Lendlease Prepares for ‘Challenging’ 2022


Social distancing protocols across construction sites has knocked 16 per cent in revenue off of listed developer and builder Lendlease’s end of year results.

Despite ongoing site shutdowns and lower productivity globally the company has managed to return its books to a healthier position than the previous financial year.

Lendlease reported that statutory profit after tax reached $222 million for the period, following a $310 million loss in the 2020 financial year.

Full year pre-tax operating profit was up 83 per cent, to $377 million, boosted by a 2.7 per cent gain in construction EBITDA profit thanks to the sale of its loss-making engineering and services businesses.

The result was also supported by reducing costs across overheads, employee expenses, and project expenditure.

The figure, lower than market expectations of $390 million, lead to shares falling by 7 per cent to $11.71 in afternoon trade.

Newly-appointed global chief executive Tony Lombardo said the group was now looking to “reset market expectations”, with a full recovery not expected until 2024.

“Despite Covid impacts, profit recovered and the group made significant strategic progress,” Lombardo said.

“[However] we expect the 2022 financial year to be the cyclical low point for both development production and profitability.

▲ Lendlease has returned its focus to its core businesses following the divestment of its services, engineering, retirement living, and US energy businesses.

“We are targeting to deliver solid returns across the construction and investments segments, although activity levels are likely to continue to be affected by the pandemic.”

Analysts agreed, noting that 2022 would likely be a cyclical low in the company’s earnings expecting downgrades given the weak development guidance.

USB analyst Tom Bodor said the group return on equity target of between 8 and 11 per cent by 2024 reflected a delay of one year to the group’s financial recovery.

“The 2022 financial year is a ‘reset year’ for Lendlease with development return on invested capital expected to be between 2 and 5 per cent versus a target of 10 to 13 per cent,” Bador said.

Lombardo warned that his strategic review of the business, expected to be released at the end of the month, would continue to centre on “disciplined cost management”.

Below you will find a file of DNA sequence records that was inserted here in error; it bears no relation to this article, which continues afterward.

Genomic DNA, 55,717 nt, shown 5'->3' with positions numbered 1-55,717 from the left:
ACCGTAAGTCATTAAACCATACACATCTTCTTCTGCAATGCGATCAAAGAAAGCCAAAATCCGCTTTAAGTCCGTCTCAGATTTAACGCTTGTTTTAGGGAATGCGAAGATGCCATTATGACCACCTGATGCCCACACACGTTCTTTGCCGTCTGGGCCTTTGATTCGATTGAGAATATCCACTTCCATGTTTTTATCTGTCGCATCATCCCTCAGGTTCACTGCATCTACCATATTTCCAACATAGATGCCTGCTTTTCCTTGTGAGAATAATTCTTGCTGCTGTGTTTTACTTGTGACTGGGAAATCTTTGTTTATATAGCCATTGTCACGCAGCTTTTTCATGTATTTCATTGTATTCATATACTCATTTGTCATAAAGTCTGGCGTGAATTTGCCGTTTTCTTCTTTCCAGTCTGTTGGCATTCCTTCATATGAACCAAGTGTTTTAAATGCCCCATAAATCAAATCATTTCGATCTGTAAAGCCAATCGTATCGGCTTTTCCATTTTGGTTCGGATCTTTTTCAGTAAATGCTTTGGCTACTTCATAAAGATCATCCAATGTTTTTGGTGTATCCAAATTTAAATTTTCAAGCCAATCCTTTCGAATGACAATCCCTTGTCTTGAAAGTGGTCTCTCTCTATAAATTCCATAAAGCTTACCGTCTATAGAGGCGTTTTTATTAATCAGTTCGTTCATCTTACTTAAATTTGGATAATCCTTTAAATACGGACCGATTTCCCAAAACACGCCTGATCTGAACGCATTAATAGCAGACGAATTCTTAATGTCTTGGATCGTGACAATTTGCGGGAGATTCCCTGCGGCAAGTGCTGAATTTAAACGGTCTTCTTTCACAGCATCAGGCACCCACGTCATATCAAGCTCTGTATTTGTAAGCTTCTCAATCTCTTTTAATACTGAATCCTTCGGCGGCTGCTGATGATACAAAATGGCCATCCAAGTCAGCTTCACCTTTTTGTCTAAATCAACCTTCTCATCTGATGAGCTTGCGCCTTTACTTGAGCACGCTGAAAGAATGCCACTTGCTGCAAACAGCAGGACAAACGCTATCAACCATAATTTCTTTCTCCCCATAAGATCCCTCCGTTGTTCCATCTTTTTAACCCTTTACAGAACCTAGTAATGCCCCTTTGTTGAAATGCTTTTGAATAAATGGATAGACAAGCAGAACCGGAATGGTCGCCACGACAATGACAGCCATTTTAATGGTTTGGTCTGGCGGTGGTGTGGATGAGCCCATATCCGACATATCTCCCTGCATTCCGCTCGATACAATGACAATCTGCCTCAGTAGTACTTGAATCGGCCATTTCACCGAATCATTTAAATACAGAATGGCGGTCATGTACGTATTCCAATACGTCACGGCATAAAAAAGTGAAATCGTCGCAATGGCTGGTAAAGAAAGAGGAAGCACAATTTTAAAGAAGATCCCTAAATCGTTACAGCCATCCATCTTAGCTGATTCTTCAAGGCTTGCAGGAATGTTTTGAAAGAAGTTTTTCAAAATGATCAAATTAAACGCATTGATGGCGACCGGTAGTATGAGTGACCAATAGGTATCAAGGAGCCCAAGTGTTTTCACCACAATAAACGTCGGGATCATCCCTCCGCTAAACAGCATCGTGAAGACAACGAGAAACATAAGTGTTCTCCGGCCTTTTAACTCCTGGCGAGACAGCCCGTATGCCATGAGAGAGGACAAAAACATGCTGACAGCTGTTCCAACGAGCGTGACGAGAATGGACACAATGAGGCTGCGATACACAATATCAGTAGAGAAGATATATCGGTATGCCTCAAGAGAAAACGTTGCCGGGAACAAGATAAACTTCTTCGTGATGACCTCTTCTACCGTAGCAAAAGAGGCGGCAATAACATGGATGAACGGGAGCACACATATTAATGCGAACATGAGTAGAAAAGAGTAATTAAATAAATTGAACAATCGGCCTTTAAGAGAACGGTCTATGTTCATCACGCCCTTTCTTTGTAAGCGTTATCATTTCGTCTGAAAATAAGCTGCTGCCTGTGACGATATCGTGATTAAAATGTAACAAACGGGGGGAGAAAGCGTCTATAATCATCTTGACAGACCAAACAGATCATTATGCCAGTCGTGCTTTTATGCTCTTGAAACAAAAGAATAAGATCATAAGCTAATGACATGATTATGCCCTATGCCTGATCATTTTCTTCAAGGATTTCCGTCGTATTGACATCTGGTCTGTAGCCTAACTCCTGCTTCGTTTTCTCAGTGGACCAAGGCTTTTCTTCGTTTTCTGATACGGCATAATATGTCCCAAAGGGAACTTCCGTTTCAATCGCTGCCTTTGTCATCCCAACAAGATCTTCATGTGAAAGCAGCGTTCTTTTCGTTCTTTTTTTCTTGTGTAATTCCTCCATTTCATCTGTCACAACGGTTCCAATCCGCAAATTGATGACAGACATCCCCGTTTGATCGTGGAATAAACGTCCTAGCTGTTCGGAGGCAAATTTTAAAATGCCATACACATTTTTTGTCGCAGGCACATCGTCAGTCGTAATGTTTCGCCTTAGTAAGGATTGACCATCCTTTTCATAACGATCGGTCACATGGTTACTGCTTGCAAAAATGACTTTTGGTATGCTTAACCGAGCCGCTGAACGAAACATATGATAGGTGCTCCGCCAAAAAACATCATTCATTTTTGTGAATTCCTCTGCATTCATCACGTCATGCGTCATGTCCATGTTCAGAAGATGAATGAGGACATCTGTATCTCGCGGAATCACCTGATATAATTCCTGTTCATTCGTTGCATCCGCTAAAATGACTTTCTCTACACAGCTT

“The recently announced changes to the organisational structure better position the group to accelerate development production, continue to deliver our construction backlog and grow our investments platform in a more focused and efficient way,” Lombardo said.

“The review of the development portfolio reaffirmed the underlying strength of the $114 billion development pipeline across targeted gateway cities.”

▲ Artist’s impression of Lendlease’s latest project in Tokyo.

Across the year, Lendlease strengthened its role as a residential developer and landlord adding $8.4 billion in projects to its development pipeline, including six urbanisation projects with an end value of $7.4 billion.

The company that has set itself a target of $8 billion plus worth of production per year by 2014 has a work-in-progress pipeline worth $14.5 billion, $7 billion of which are build-to-rent apartment projects as well as master-planned community products.

The company currently has 22 major urbanisation projects across 10 global capitals, including London, Milan and New York.

Locally, the company’s larger projects include Sydney Place, Victoria Cross and Barangaroo South in Sydney, Melbourne Quarter and Victoria Harbour in Melbourne, Brisbane Showgrounds and Waterbank in Perth.

The company also struck up investment partnerships worth $5.1 billion were formed across five upcoming projects.

Lombardo said the shared approach would help the company drive growth in funds under management, including exposure to the rapidly growing sub-sectors of life sciences and data centres.

Lendlease shifts gears for hyperscale project

Lendlease will break ground on an $800 million hyperscale centre in Tokyo later this year as demand for data centres continues to surge.

The centre, which will be one of the largest ever delivered in Japan, will span 66,000sq m of office and data racks across a 33,000sq m site.

The project will be delivered by Lendlease Data Centre Partners, funded 20 per cent by Lendlease and 80 per cent a global institutional investor.

Lendlease Japan managing director Andrew Gauci said the centre marked a significant milestone for the group, adding a sizeable project to its global development pipeline.

“The demand for data centres in the Asia Pacific is set to grow exponentially, with internet-related services usage soaring due to the pandemic,” Gauci said.

“This project is of significant scale in a sector of growing importance and will leverage our more than 20 years’ experience in the local communications and data infrastructure space, as well as Lendlease’s broader presence in Japan for over 30 years.”

The group said construction was earmarked to commence later this year with the initial phase to be completed by early 2024.


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